May 3: Changed game

"Remote-control action against Hezbollah [in Syria] would have the potential to send a message to the ayatollah regime in Tehran".

By JERUSALEM POST READERS
May 2, 2013 23:39
3 minute read.
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Letters 370. (photo credit: REUTERS/Handout )

 
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Changed game

Sir, – With regard to “Maintaining deterrence in the South... and North” (Analysis, May 1), those who wish to really play in US President Barack Obama’s “changed game” and restore Western credibility can imagine no better military target than the fanatical Hezbollah – not in Lebanon but in Syria.

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Remote-control action against Hezbollah there also would have the potential to send a hot message to the evil ayatollah regime in Tehran to back out of the Fertile Crescent and even postpone its drive for nuclear weapons.

The toll from the massacres in Syria is already reaching 75,000 souls. It is not realistic to imagine that the despised Alawite and Christian populations (20 percent) could massacre the 70% Sunni majority, but it is not difficult to contemplate the reverse.

Therefore, there is a red bloodline in Syria to the east of the Alawite homeland.

And herein is the true moral dimension to the Syrian civil war – unless, of course, the West is prepared to send rescue ships to evacuate some one million Alawite and Christian women and children from the coast of Syria.

AARON BRAUNSTEIN Jerusalem
The writer visited Syria extensively in 1994 while on US Foreign Service assignment in Egypt.



President’s job

Sir, – “Pope accepts Peres’s invitation to visit Israel” (May 1) cites a statement from the Vatican saying President Shimon Peres and Pope Francis discussed a resumption of peace negotiations with the Palestinians.

These negotiations are a sensitive and controversial subject and are the prerogative of the prime minister, the foreign minister, members of the cabinet and Knesset, and ultimately the citizens of Israel. They are not within the mandate of the presidency, which is a symbolic office.

Unfortunately, Peres has not accepted his position and uses the title of his office as entrance to world leaders to promote his own political views and agenda.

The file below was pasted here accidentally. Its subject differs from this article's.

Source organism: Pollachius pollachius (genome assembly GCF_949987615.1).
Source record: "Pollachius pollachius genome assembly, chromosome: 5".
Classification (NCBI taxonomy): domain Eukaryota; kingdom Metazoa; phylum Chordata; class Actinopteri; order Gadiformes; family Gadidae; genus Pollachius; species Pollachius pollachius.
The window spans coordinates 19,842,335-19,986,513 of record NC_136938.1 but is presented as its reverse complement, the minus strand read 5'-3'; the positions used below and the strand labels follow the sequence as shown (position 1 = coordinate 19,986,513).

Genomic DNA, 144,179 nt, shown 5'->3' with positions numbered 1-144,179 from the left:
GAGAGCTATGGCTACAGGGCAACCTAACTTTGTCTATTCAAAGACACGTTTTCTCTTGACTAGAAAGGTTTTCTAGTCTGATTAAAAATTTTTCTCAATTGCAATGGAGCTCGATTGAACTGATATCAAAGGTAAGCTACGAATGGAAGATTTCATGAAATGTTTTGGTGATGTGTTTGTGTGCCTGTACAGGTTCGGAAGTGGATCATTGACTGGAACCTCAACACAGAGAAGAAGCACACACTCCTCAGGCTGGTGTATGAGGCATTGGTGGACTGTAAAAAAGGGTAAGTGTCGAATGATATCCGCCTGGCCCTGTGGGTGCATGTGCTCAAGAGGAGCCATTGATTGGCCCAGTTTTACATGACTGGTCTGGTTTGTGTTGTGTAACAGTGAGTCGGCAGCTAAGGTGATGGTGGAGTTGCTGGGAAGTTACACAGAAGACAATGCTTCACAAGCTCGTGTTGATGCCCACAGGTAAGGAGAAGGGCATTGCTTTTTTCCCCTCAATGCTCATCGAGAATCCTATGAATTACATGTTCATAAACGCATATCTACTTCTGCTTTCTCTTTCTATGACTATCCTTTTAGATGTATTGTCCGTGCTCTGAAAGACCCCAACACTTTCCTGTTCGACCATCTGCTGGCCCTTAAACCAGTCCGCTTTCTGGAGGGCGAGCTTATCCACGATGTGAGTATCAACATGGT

Such conduct is not conducive to healthy governance.

RAPHAEL BEN-YOSEF Ramat Gan

Eloquent reminder

Sir, – I would like to join Michael Freund in welcoming Serbia’s Tomislav Nikolic to Israel (“‘Dobrodosli u Izrael,’ President Nikolic,” Fundamentally Freund, April 30). I will never forget Serbian hospitality and the word dobrodosli.

In May 1945, in the chaos that ensued after American troops liberated us from Dachau, we – skeletal survivors – had to fend for ourselves. We were taken to a former German military camp near Munich, where various ethnic groups freed from forced labor camps had taken up residence.

Each of the barracks was for a different nationality, the flags of their respective countries flying at the entrances. My ailing mother, wounded brother and I found ourselves aggressively chased out of a number of barracks until we came to a gate with the picture of Josip Broz Tito.

After a timid entrance we met two ex-prisoners who called out Dobrodosli! They helped my mother and me to settle into two empty cots in one of the rooms, and my brother in another.

Later, when my mother begged, they allowed us to bring my brother’s cot to our room.

That was Serbian kindness in the morass of post- Holocaust heartlessness. My gratitude to Freund for his eloquent reminder.

LIVIA BITTON-JACKSON Netanya

APOLOGY

In “Armenian patriarch calls on Israel to recognize community’s genocide“ (April 30), a message read out by a senior representative of the Armenian Patriarchate was mistakenly attributed to Patriarch Nourhan Manougian. The message was in fact authored by someone else.

Sincere apologies are conveyed to the patriarch for any embarrassment or inconvenience the report might have caused.

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